Mr T invented the IQ testing system so that he could pity the fools more accurately

Mr T once won the Olympics – all of them

Mr T and Superman once fought for a bet. The loser had to wear their underpants on the outside

Mr T can beat a wall at tennis

The United States Federal Reserve Bank decided that Mr T’s neck was a much safer place for their gold than Fort Knox

Mr T once pitied the Sun – an Ice Age followed

There are only four horsemen of the apocalypse because Mr T is going to walk

Mr T once bit off more than he could chew. He ate it anyway.

Mr. T speaks only when necessary. His main form of communication is folding his arms and slowly shaking his head. And regardless of the situation, he is always understood.

So who is better? Both have kicked bums in films and both appear to be the best of the best of the best of the best. In order to decide we have to look further than films – we have to look to television. In the interests of research I recently watched episodes of Walker, Texas Ranger and The A-Team.

First, I was amazed to discover that Walker, Texas Ranger ran for eight seasons and finished in 2001. That means somebody must have enjoyed it. In the episode I saw it was basically Chuck Norris as the good guy, protecting innocent people by kicking the backsides of bad guys into the middle of next week’s episode, barely breaking a sweat as the sole of his boot lifted his poor victims a few feet off the ground. I can see where the Chuck Norris facts come from. I know that if I were a bad guy intent on breaking the law in the United States, I would think twice about heading to Texas to do so.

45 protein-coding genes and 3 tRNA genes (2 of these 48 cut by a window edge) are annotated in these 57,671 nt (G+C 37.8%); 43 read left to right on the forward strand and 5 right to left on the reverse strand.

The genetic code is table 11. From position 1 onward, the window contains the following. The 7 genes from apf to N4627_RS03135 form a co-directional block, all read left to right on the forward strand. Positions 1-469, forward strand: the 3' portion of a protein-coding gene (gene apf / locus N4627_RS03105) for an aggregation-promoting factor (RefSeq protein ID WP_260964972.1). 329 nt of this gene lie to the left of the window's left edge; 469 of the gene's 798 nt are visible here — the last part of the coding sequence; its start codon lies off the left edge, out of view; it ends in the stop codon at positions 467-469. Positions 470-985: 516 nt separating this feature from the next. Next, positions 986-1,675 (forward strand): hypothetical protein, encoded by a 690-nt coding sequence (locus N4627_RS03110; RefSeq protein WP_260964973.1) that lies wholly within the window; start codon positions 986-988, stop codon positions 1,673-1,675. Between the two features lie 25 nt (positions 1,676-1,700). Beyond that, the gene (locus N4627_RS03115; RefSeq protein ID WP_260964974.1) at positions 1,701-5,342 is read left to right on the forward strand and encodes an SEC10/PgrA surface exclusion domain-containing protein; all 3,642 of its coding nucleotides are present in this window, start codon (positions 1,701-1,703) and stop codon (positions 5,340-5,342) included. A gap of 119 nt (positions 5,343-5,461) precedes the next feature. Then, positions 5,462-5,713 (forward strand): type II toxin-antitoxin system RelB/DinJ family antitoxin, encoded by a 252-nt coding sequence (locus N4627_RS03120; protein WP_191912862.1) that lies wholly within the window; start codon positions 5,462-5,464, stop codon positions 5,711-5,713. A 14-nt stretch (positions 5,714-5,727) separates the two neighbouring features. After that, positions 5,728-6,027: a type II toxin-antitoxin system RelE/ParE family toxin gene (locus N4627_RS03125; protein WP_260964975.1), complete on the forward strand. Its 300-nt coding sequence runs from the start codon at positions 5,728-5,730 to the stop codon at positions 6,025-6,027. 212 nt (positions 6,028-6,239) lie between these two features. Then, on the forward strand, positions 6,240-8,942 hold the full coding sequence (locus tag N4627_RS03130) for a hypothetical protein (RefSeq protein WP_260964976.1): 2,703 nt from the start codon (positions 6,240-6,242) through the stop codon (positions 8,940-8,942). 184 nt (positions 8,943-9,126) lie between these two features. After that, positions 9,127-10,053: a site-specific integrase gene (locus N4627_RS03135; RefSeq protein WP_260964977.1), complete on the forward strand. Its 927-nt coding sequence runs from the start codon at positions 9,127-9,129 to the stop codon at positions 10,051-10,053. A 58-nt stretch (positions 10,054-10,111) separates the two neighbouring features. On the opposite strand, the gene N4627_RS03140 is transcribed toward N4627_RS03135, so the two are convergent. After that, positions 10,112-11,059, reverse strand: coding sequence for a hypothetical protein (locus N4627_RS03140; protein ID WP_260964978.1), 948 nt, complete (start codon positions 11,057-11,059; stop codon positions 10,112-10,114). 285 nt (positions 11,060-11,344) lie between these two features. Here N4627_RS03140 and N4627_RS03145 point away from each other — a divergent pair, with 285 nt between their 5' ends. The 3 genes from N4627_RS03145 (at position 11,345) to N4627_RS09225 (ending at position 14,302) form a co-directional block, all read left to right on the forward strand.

Sadly, for Chuck Norris, I have to admit that I loved The A-Team. It wasn’t just the fact that Mr T played the meanest man in America; I loved the humour, the insanity of Howling Mad Murdoch, the way the team were locked in a garage full of enough junk to build a spaceship (thought they always chose to build a tank), the verbal sparring between Murdoch and Mr T, the way Hannibal Smith, clearly an old man, could kick bottom while calling the villains sleazeballs and chewing on a cigar, the way Face could con anybody out of anything, and best of all, the fact that they never ever killed anybody, despite firing hundreds of bullets and the way B.A. had to be drugged to fly. Each episode was totally predictable; the A-Team would come up against really bad people victimising vulnerable but weak good guys who were heroes in a previous life. The victims would include a lovely woman who would end up having a fling with Face, or on occasion one of the others. At the end of the show, a car driven by a bad guy would be flipped over by a well placed grenade and the villains would crawl out shaken but uninjured. It was simple and thoroughly enjoyable.